World of Weibo

Mooncaker

Four engineers are fired over a mooncake swindle

Perhaps one of the more nuanced aspects of Xi Jinping’s signature crackdown on corruption was forbidding government officials from receiving mooncakes as gifts. The traditional snack – which is a popular present during the Mid-Autumn Festival that occurred last week – has also been a front for paying bribes (with cash discreetly stashed in the often elaborate cake boxes).

This year mooncakes were back in the spotlight after four members of Alibaba’s online security department were fired for creating software that helped them buy up the surplus of the treats during a company giveaway.

Alibaba had rewarded every employee with one box of the cakes and finding itself with a few to spare, the remainder were sold internally, online. However, the now unemployed engineers circumvented their company’s mooncake website and diverted 124 leftover boxes to themselves using a programme they designed.

Alibaba claimed that the actions of the four caused “unfairness in welfare distribution among employees” and demonstrated a lack of integrity.

Some netizens thought this a bit rich. One weibo user noted: “How unexpected that a company which sells counterfeit goods would have such a high moral standard.” (For more on this controversial topic, see WiC327.)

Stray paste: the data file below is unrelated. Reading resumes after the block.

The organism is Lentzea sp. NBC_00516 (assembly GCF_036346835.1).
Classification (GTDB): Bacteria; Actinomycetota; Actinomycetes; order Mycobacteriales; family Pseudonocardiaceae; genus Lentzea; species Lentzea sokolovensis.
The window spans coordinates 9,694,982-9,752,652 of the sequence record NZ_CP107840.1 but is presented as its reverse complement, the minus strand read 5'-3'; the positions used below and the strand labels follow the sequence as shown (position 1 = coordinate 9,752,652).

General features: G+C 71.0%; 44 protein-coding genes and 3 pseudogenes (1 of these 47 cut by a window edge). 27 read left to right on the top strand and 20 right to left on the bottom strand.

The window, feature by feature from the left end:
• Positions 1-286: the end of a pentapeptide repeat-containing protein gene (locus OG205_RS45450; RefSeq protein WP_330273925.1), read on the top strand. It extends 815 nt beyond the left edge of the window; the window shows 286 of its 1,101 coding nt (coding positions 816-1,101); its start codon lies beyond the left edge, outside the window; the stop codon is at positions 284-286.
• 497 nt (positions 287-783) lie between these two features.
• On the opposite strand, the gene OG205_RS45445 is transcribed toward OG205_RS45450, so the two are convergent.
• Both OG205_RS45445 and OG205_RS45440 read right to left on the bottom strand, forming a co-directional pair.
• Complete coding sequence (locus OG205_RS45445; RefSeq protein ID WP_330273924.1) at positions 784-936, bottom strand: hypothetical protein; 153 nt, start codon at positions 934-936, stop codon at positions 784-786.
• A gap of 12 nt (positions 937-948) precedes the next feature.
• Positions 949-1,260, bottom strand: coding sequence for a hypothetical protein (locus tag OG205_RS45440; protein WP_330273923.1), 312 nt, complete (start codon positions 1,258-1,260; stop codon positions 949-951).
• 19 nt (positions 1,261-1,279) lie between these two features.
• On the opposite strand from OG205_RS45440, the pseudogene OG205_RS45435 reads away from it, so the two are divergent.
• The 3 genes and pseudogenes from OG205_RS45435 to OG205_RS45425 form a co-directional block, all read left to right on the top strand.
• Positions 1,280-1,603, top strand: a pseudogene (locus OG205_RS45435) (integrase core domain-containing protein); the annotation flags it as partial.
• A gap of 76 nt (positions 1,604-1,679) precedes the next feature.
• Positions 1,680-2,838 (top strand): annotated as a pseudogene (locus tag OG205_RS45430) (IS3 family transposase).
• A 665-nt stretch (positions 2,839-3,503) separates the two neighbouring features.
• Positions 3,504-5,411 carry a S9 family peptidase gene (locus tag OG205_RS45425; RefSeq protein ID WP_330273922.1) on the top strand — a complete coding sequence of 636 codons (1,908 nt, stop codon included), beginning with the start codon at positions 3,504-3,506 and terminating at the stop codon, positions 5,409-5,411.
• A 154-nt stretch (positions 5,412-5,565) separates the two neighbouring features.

Because the employees worked for the online security department, Alibaba’s CEO later asserted that the situation was primarily “an issue of security”.

Yet many feel that by firing these programmers Alibaba instead shot itself in the foot. One weibo user, going by the name Guimoren, questioned: “The website they built for selling the mooncakes had many loopholes, and when they were discovered by the programmers, the programmers were immediately fired. How will this protect user security?”

Another decried, “The system is so weak that it can’t even withstand people within the department taking a crack at it and yet you still have the gall to talk about user security?”

Shortly after news of the sacking spread online, an anonymous contributor appeared on Zhihu – China’s answer to Quora – claiming to be one of the recently dismissed. He accepted that someone working in security should not have behaved the way that he did, but rebuffed those denigrating his character.

Meanwhile, some found the timing of this scandal a little too coincidental: “Isn’t this spectacle of the ‘mooncakers’ just to divert people’s attention away from the fact that Alipay [the company’s popular online payments service] is introducing a service charge?”.

But for many other netizens, the admission by Alibaba that it had fired the engineers was viewed as an exercise designed to show how seriously the firm takes security. That said, perhaps next year it should consider donating any surplus mooncake to charity.


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